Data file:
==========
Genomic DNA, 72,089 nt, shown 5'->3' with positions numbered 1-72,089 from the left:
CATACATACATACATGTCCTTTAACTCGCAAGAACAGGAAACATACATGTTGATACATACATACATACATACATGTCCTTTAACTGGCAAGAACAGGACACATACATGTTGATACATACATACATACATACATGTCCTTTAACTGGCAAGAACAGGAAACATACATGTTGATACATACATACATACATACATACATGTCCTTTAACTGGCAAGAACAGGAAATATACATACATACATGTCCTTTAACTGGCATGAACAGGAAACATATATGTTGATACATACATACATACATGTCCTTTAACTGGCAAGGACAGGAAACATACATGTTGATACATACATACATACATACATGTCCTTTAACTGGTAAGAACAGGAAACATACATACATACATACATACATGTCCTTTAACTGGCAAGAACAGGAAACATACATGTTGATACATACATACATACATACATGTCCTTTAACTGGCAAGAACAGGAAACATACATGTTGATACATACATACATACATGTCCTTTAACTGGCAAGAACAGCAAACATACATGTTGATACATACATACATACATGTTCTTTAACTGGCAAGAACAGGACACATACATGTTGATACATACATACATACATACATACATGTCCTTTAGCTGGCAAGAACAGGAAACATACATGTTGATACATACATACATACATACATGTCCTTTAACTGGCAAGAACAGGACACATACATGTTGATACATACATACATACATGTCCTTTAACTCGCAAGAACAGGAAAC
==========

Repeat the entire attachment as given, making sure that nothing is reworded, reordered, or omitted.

Genomic DNA, 72,089 nt, shown 5'->3' with positions numbered 1-72,089 from the left:
CATACATACATACATGTCCTTTAACTCGCAAGAACAGGAAACATACATGTTGATACATACATACATACATACATGTCCTTTAACTGGCAAGAACAGGACACATACATGTTGATACATACATACATACATACATGTCCTTTAACTGGCAAGAACAGGAAACATACATGTTGATACATACATACATACATACATACATGTCCTTTAACTGGCAAGAACAGGAAATATACATACATACATGTCCTTTAACTGGCATGAACAGGAAACATATATGTTGATACATACATACATACATGTCCTTTAACTGGCAAGGACAGGAAACATACATGTTGATACATACATACATACATACATGTCCTTTAACTGGTAAGAACAGGAAACATACATACATACATACATACATGTCCTTTAACTGGCAAGAACAGGAAACATACATGTTGATACATACATACATACATACATGTCCTTTAACTGGCAAGAACAGGAAACATACATGTTGATACATACATACATACATGTCCTTTAACTGGCAAGAACAGCAAACATACATGTTGATACATACATACATACATGTTCTTTAACTGGCAAGAACAGGACACATACATGTTGATACATACATACATACATACATACATGTCCTTTAGCTGGCAAGAACAGGAAACATACATGTTGATACATACATACATACATACATGTCCTTTAACTGGCAAGAACAGGACACATACATGTTGATACATACATACATACATGTCCTTTAACTCGCAAGAACAGGAAAC